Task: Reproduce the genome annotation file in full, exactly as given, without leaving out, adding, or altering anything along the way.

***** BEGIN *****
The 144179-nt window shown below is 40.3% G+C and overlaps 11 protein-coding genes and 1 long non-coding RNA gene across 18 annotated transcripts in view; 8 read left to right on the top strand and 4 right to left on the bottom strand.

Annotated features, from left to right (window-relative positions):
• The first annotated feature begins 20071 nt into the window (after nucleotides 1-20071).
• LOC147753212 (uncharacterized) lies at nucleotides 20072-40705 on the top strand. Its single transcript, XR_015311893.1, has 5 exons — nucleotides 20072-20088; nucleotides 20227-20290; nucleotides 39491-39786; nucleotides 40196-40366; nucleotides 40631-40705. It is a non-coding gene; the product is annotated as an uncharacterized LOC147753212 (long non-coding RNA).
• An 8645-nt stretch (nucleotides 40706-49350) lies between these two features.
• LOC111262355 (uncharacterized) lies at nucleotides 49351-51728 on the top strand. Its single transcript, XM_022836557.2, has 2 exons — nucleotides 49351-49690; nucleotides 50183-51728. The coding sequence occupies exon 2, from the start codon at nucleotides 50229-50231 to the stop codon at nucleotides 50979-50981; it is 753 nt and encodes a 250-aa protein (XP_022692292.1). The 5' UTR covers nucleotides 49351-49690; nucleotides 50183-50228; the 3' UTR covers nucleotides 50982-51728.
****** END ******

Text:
The 144179-nt window shown below is 40.3% G+C and overlaps 11 protein-coding genes and 1 long non-coding RNA gene across 18 annotated transcripts in view; 8 read left to right on the top strand and 4 right to left on the bottom strand.

Annotated features, from left to right (window-relative positions):
• The first annotated feature begins 20071 nt into the window (after nucleotides 1-20071).
• LOC147753212 (uncharacterized) lies at nucleotides 20072-40705 on the top strand. Its single transcript, XR_015311893.1, has 5 exons — nucleotides 20072-20088; nucleotides 20227-20290; nucleotides 39491-39786; nucleotides 40196-40366; nucleotides 40631-40705. It is a non-coding gene; the product is annotated as an uncharacterized LOC147753212 (long non-coding RNA).
• An 8645-nt stretch (nucleotides 40706-49350) lies between these two features.
• LOC111262355 (uncharacterized) lies at nucleotides 49351-51728 on the top strand. Its single transcript, XM_022836557.2, has 2 exons — nucleotides 49351-49690; nucleotides 50183-51728. The coding sequence occupies exon 2, from the start codon at nucleotides 50229-50231 to the stop codon at nucleotides 50979-50981; it is 753 nt and encodes a 250-aa protein (XP_022692292.1). The 5' UTR covers nucleotides 49351-49690; nucleotides 50183-50228; the 3' UTR covers nucleotides 50982-51728.